Sunday, July 3, 2011

No Antibiotics, Pesticides, or Hormones

Most have heard about urban chickens with homeowners raising several in a trendy little backyard coop. How about urban fish?

Scientist Martin Schreibman from Brooklyn, New York has developed a sophisticated Jacuzzi sized tank to raise home grown, delectable fish.

"His tanks are part of a system very different from a fish farm or natural ecosystem. Schreibman's worked for years to develop an advanced water-recirculation system that eliminates the need for chemicals during the growth process. It filters plain old tap water in and out of a tank, constantly circulating and removing fish waste."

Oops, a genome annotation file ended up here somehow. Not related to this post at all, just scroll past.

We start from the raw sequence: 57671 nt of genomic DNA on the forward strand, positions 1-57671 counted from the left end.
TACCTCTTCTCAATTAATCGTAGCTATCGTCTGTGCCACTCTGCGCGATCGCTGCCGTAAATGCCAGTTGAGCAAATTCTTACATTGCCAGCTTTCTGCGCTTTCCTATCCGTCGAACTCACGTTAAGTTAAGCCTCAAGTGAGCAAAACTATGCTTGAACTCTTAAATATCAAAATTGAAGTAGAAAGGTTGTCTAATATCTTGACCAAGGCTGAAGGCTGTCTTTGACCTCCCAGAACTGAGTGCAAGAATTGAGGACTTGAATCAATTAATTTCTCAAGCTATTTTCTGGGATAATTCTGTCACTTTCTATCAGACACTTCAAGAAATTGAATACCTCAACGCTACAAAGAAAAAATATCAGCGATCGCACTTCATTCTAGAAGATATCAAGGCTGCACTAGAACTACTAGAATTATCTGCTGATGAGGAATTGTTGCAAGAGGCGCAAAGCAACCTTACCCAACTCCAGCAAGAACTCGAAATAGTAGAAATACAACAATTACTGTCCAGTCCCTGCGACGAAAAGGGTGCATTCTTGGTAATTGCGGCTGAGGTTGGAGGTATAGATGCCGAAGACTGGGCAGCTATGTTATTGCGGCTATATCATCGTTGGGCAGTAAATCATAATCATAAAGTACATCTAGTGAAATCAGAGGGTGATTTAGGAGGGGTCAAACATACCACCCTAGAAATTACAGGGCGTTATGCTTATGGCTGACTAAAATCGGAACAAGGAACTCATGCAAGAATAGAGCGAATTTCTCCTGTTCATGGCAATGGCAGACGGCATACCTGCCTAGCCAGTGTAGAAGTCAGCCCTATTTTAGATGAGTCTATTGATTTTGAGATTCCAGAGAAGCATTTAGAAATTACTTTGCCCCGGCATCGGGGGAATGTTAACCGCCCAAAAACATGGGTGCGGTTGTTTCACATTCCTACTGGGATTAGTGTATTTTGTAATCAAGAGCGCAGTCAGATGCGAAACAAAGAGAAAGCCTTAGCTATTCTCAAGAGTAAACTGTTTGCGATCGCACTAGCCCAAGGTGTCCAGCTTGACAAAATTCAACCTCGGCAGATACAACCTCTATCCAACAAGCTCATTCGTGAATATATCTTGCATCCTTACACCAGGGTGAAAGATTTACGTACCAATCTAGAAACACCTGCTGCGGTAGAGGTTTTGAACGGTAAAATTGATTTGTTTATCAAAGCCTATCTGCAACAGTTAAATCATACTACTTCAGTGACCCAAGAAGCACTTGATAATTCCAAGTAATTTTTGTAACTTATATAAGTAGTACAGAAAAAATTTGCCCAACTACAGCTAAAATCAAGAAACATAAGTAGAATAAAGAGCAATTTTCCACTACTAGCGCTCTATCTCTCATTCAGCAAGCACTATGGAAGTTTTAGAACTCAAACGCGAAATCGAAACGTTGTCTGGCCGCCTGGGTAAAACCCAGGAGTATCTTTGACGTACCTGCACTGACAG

Over the course of years of work, Schreibman says, "it just occurred to me and my colleagues that we can grow a lot of fish in a very small area, on land, under controlled conditions. And there are no antibiotics, pesticides or hormones."

He calls this method urban aquaculture, and believes it could catch on as people grown increasingly concerned about where their food comes from and whether it's sustainably produced.

"This is the future," he says.

He also has developed a hydroponic garden using fish waste as a fertilizer.

"Lettuce, herbs, bok choi and kale can all be grown this way. The plants float on a foam sheet, their roots dangling into the water below...."